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How Ukraine, With No Warships, Is Thwarting Russia’s Navy


In a small, hidden office in the port city of Odesa, the commander of the Ukrainian Navy keeps two trophies representing successes in the Black Sea.

One is the lid from the missile tube used in April 2022 to sink the flagship of the Russian Black Sea Fleet, the Moskva, a devastating blow that helped chase Russian warships from the Ukrainian coast. On the lid is a painting of a Ukrainian soldier raising his middle finger to the ship as it bursts into flames.

The other is a key used to arm a British-made Storm Shadow missile that slammed into the headquarters of the Russian fleet in Sevastopol on the Crimean Peninsula.

“We dreamed of making a beautiful recreation park for children in this place, to take away the center of evil that is there now,” said Vice Adm. Oleksiy Neizhpapa, the Ukrainian naval commander.

He held the key in his hand, and although his eyes were tired, he said there was nothing to do but fight.

“Sevastopol is my hometown,” he said. “For me, it is my small homeland, where I was born, where my children were born. So, of course, I dream that the time will come, hopefully soon, that we will return to our naval base in Sevastopol.”

Admiral Neizhpapa cautioned that Ukraine remains vastly outgunned on the Black Sea. It lacks the battlecruisers, destroyers, frigates and submarines that populate the Russian fleet. Russian planes still dominate the skies above the sea, and Russia still uses its fleet to launch long-range missiles at Ukrainian towns and cities, threatening armed forces and civilians alike.

On Wednesday, a missile struck a commercial ship pulling into the port of Odesa, killing the pilot and wounding three crew members. It was the first civilian vessel hit since shipping to Odesa resumed in late August.

Even as forward movement on the ground has largely shuddered to a halt, with neither Russian nor Ukrainian forces able to break through heavily fortified lines, Ukraine has effectively turned around 10,000 square miles in the western Black Sea off its southern coast into what the military calls a “gray zone” where neither side can sail without the threat of attack.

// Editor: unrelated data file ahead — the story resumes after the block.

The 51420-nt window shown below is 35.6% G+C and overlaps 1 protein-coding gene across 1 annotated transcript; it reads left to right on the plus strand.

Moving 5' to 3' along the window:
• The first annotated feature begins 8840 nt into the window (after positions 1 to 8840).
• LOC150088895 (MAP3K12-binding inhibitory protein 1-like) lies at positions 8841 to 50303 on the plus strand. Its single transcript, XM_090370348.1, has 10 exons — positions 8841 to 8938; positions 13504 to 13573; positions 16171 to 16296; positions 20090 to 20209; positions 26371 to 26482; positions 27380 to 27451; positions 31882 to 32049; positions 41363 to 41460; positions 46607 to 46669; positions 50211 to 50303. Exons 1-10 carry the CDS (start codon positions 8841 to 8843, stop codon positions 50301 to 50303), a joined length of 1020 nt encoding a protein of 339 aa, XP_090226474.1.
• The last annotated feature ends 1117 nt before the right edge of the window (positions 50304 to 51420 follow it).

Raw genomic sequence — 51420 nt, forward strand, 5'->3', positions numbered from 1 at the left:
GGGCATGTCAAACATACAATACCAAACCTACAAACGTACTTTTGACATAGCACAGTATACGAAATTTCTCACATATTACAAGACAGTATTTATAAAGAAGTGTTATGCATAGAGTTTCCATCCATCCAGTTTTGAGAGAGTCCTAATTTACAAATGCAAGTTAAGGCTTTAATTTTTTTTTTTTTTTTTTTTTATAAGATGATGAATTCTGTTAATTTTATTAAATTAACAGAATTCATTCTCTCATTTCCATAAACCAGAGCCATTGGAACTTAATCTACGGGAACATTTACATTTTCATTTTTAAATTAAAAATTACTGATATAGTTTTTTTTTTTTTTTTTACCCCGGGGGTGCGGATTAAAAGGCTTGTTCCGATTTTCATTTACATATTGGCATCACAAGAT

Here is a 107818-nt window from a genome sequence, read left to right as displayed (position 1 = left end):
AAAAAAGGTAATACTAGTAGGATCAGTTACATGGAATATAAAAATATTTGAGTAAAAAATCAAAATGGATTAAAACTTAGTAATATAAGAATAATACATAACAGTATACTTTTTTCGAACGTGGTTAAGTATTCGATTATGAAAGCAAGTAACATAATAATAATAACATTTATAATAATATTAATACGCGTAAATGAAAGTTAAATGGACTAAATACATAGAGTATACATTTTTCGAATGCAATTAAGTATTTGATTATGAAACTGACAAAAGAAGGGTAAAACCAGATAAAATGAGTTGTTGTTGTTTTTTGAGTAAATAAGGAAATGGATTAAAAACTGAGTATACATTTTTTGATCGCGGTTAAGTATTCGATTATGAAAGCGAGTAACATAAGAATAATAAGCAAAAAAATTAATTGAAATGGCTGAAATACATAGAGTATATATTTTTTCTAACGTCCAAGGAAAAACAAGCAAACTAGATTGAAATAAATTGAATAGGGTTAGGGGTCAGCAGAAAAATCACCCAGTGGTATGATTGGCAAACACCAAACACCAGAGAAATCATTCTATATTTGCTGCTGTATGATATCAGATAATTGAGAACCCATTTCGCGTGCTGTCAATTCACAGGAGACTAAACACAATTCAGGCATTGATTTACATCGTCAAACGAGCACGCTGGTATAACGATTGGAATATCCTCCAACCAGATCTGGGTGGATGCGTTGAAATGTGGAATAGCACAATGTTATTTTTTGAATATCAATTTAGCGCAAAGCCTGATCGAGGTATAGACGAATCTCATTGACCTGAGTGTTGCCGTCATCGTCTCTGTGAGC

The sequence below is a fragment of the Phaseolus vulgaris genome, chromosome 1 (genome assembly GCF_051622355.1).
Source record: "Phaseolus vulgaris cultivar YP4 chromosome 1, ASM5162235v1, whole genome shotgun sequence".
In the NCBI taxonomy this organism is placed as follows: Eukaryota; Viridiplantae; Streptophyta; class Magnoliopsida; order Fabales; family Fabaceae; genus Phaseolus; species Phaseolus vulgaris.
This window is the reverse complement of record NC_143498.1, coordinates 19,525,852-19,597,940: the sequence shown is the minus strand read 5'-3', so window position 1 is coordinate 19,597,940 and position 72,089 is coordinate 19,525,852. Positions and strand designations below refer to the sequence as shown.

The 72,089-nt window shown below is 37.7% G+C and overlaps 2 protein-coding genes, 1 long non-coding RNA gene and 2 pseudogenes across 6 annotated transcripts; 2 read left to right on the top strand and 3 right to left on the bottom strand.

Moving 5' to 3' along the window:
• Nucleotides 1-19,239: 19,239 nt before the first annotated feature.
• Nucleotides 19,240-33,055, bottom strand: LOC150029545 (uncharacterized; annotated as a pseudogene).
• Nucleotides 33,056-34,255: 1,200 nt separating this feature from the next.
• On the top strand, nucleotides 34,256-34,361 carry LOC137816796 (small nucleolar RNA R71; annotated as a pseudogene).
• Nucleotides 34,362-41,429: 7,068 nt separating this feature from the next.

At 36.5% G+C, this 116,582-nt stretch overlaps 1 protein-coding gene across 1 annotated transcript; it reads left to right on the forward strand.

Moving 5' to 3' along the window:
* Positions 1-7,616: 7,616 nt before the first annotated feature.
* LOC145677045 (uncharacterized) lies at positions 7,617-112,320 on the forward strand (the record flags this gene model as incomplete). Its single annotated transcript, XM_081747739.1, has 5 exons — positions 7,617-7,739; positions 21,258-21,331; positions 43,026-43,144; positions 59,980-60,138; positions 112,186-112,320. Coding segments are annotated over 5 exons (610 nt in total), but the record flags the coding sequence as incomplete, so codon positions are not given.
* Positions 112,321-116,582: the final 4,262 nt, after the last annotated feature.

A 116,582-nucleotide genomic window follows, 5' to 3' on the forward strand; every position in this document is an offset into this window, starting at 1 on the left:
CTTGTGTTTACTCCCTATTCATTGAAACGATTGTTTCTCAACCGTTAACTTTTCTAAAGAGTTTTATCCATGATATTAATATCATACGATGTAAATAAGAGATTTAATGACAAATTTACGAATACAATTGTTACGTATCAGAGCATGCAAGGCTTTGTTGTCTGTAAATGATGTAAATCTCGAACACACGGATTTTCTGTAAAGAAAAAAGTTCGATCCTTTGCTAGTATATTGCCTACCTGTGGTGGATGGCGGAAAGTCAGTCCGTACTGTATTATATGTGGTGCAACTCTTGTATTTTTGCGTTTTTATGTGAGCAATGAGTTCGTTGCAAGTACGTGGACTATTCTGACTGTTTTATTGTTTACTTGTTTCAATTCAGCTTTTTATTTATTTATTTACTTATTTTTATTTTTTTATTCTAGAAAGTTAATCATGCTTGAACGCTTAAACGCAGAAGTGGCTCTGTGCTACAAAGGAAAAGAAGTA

And Admiral Neizhpapa stressed that Ukraine’s combined armed forces and its security services were all playing integral roles in the battle of the Black Sea.

James Heappey, Britain’s armed forces minister, told a recent security conference in Warsaw that Russia’s Black Sea fleet had suffered a “functional defeat” and contended that the liberation of Ukraine’s coastal waters in the Black Sea was “every bit as important” as the successful counteroffensives on land in Kherson and Kharkiv last year.

The war at sea has also demonstrated the impact of emerging technologies, transforming long-held theories about naval warfare in ways that are being studied around the world, perhaps nowhere more closely than in China and Taiwan.

“The classical approach that we studied at military maritime academies does not work now,” Admiral Neizhpapa said. “Therefore, we have to be as flexible as possible and change approaches to planning and implementing work as much as possible.”

For example, he said, it takes years to develop and build warships and more time to update them to meet new challenges. Yet maritime drones are evolving every month.

Admiral Neizhpapa acknowledged that Russian air superiority over the Black Sea is a problem and has stressed the value that F-16 fighter jets would bring to Ukraine’s naval war. The United States has pledged F-16s, but Ukrainian officials have said they are unlikely to be seen in Ukrainian skies before next summer.


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